Obesity is a complex disorder involving an excessive amount of body fat. Obesity increases your risk of diseases and health problems such as heart disease, diabetes, high blood pressure, sleep apnea, cancers….
Dietary changes, increased physical activity and behavior changes can help you lose weight. Prescription medications or weight-loss surgery also may be options for treating obesity.
Obesity is likely when an individual’s body mass index (BMI) is 30 or higher. Your body mass index is calculated by dividing your weight in kilograms (kg) by your height in meters (m) squared.
Obese (Class I)
Obese (Class II)
40.0 and higher
Extreme obesity (Class III)
BMI estimate the body fat. However, BMI doesn’t directly measure body fat, so some people, such as muscular athletes, may have a BMI in the obese category even though they don’t have excess body fat.
Causes of Obesity
Obesity usually results from a combination of causes and contributing factors, including:
- If you’re not very active, you don’t burn as many calories.
- Unhealthy diet and eating habits. Having a diet that’s high in calories, lacking in fruits and vegetables, full of fast food, missing breakfast, and laden with high-calorie beverages and oversized portions all contribute to weight gain.
- Pregnancy. Some women find this weight difficult to lose after the baby is born. This weight gain may contribute to the development of obesity in women.
- Lack of sleep. Too little sleep can cause changes in hormones that increase your appetite.
- Certain medications. Some medications can lead to weight gain like antidepressants, anti-seizure medications, diabetes medications, antipsychotic medications, corticosteroids and beta blockers.
- Medical problems. such as Prader-Willi syndrome, Cushing’s syndrome, hypothyroidism and other diseases and conditions.
Obesity occurs when you eat and drink more calories than you burn through exercise and normal daily activities. Your body stores these extra calories as fat. Obesity usually results from a combination of causes and contributing factors, including:
- Your genes may affect the amount of body fat you store and where that fat is distributed. Genetics may also play a role in how efficiently your body converts food into energy and how your body burns calories during exercise.
- Family lifestyle. Family members tend to have similar eating, lifestyle and activity habits.
- With a sedentary lifestyle, you can easily take in more calories every day than you burn off through exercise and normal daily activities.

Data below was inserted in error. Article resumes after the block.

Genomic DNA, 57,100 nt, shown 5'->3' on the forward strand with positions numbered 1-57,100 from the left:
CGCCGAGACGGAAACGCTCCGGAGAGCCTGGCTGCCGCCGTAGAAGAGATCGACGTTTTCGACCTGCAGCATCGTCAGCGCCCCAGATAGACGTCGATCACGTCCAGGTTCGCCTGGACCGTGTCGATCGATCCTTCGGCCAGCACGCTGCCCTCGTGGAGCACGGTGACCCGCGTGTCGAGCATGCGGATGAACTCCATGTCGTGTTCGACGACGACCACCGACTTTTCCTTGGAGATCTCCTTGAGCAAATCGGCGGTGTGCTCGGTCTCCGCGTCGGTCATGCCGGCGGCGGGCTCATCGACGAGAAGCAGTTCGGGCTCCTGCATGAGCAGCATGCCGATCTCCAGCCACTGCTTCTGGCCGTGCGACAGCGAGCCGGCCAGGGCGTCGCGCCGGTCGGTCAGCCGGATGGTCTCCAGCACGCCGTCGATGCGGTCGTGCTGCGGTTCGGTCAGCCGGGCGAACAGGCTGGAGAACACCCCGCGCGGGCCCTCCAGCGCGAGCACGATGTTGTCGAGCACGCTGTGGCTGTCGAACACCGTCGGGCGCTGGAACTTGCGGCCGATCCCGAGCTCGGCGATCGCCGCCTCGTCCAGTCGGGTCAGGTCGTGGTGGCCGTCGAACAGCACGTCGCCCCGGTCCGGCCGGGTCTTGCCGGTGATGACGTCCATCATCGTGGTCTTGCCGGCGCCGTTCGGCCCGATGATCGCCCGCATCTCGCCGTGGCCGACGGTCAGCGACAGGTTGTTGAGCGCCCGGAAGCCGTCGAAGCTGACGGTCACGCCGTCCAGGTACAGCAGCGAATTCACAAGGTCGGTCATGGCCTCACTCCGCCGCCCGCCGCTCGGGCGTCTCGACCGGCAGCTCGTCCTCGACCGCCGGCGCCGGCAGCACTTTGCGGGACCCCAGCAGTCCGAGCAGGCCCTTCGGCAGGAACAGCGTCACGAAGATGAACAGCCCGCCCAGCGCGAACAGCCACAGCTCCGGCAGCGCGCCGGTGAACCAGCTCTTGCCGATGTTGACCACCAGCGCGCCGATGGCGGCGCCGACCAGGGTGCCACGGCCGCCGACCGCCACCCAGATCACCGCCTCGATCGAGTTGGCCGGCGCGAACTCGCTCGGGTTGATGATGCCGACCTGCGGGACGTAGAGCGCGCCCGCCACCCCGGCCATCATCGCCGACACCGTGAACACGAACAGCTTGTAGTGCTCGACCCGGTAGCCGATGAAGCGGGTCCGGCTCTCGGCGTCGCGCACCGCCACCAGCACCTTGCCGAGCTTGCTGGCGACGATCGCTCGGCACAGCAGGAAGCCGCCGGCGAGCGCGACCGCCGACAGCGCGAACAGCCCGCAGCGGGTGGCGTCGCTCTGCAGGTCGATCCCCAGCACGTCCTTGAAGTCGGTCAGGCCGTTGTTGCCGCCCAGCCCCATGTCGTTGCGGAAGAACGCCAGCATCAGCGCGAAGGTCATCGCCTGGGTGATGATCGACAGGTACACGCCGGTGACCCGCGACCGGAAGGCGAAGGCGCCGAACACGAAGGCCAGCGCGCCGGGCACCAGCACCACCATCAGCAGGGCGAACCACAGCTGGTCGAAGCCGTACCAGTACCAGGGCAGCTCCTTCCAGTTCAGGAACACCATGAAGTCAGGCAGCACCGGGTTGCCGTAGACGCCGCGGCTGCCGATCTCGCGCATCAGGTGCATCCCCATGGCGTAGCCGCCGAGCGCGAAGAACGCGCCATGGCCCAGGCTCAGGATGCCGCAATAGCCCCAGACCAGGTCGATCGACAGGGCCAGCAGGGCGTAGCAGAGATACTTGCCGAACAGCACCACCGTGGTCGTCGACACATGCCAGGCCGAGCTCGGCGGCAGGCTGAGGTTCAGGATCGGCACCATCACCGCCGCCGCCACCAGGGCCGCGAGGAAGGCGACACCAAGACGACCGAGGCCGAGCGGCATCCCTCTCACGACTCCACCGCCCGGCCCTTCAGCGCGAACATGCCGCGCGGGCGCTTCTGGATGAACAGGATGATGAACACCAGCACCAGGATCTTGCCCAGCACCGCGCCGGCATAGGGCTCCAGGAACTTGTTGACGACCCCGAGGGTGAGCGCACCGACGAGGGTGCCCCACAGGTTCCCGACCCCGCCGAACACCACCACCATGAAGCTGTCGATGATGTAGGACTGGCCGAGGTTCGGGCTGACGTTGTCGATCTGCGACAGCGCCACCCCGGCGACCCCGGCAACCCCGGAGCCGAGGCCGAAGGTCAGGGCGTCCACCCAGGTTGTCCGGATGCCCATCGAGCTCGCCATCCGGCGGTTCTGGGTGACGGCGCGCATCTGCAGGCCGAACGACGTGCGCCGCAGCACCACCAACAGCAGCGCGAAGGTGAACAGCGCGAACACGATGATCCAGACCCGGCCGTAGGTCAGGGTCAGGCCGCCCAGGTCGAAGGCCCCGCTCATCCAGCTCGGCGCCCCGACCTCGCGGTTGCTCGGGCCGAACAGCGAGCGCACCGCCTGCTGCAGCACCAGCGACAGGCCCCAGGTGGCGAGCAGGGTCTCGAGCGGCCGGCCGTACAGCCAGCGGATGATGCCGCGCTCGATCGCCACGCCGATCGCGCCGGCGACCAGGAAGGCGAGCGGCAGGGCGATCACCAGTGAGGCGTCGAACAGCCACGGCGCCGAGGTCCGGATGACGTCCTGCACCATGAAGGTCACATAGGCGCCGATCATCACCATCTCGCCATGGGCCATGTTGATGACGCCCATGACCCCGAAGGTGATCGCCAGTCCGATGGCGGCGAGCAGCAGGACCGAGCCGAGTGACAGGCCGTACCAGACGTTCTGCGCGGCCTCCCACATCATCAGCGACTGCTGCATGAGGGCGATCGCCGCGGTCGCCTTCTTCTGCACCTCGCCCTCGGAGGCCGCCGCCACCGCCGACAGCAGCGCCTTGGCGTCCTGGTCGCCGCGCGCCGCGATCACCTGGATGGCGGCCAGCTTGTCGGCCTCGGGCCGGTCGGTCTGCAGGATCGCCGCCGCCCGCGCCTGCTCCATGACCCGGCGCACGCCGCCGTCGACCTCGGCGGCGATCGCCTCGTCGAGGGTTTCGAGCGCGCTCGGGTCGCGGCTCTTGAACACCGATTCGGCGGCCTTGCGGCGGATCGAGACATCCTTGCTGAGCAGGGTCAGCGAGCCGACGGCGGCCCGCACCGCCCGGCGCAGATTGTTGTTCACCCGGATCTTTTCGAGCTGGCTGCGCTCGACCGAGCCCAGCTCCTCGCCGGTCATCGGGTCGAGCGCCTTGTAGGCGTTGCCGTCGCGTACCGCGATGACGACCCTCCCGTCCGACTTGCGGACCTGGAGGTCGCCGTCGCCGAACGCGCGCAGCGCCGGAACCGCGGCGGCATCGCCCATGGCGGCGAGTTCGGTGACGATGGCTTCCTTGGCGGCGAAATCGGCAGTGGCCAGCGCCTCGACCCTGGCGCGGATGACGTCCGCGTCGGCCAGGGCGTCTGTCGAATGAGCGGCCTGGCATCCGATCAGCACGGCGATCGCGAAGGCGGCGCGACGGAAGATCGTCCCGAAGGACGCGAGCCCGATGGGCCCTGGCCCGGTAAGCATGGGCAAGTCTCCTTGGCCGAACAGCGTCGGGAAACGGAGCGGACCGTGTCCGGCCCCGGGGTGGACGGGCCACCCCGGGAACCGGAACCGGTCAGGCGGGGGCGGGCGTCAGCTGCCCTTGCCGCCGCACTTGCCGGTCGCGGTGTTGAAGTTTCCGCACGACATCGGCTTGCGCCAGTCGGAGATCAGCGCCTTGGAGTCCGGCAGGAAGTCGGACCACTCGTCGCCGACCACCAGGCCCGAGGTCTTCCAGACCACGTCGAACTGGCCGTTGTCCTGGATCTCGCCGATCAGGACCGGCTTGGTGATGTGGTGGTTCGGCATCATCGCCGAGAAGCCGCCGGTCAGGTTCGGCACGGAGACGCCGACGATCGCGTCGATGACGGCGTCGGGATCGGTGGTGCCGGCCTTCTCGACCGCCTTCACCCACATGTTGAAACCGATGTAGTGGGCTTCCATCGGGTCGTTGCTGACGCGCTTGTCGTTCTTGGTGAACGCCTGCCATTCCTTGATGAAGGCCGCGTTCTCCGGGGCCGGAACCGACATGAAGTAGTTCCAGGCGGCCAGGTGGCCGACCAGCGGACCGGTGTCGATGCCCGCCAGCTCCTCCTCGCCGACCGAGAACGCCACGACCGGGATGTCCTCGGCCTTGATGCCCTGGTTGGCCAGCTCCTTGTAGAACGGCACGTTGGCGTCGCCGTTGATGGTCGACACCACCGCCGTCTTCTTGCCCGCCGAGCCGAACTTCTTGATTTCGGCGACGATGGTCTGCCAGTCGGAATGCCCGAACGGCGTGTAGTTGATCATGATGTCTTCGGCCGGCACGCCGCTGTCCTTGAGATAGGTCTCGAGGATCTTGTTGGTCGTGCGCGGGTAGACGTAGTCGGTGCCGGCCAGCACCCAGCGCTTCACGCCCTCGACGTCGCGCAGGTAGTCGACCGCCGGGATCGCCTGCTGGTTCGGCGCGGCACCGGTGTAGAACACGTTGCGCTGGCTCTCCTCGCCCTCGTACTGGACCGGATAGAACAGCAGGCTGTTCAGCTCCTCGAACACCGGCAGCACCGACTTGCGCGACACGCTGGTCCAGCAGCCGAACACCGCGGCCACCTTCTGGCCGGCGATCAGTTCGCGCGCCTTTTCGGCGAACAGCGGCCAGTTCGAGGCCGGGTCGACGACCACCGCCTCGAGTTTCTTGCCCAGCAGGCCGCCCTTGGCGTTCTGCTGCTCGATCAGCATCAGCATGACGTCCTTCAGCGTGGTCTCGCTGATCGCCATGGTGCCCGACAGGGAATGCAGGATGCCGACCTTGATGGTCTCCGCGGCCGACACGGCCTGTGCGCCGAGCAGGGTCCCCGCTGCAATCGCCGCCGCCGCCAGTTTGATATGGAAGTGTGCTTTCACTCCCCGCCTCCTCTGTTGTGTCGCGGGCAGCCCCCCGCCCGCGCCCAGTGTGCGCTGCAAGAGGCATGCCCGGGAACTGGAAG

- Unhealthy diet and eating habits. A diet that’s high in calories, lacking in fruits and vegetables, full of fast food, missing breakfast, and laden with high-calorie beverages and oversized portions contributes to weight gain.
- Quitting smoking. Quitting smoking is often associated with weight gain
- Aging. As you age, hormonal changes and a less active lifestyle increase your risk of obesity. In addition, the amount of muscle in your body tends to decrease with age. This lower muscle mass leads to a decrease in metabolism.
- Social and economic issues. Certain social and economic issues may be linked to obesity. You’re more likely to become obese if you have obese friends or relatives.
Even if you have one or more of these risk factors, it doesn’t mean that you’re destined to become obese. You can counteract most risk factors through diet, physical activity and exercise, and behavior changes.
Obesity Related Diseases
If you’re obese, you’re more likely to develop a number of potentially serious health problems, including:
- High triglycerides and low high-density lipoprotein (HDL) cholesterol
- Type 2 diabetes
- High blood pressure
- Metabolic syndrome — a combination of high blood sugar, high blood pressure, high triglycerides and low HDL cholesterol
- Heart disease
- Cancer, including cancer of the uterus, cervix, endometrium, ovaries, breast, colon, rectum, esophagus, liver, gallbladder, pancreas, kidney and prostate
- Breathing disorders, including sleep apnea, a potentially serious sleep disorder in which breathing repeatedly stops and starts
- Gallbladder disease
- Gynecologic problems, such as infertility and irregular periods
- Erectile dysfunction and sexual health issues
- Nonalcoholic fatty liver disease, a condition in which fat builds up in the liver and can cause inflammation or scarring
- Skin conditions, including poor wound healing
Quality of life
You may not be able to do things you’d normally enjoy as easily as you’d like, such as participating in enjoyable activities. You may avoid public places. Obese people may even encounter discrimination.
Other weight-related issues that may affect your quality of life include:
- Sexual problems
- Shame and guilt
- Social isolation
- Lower work achievement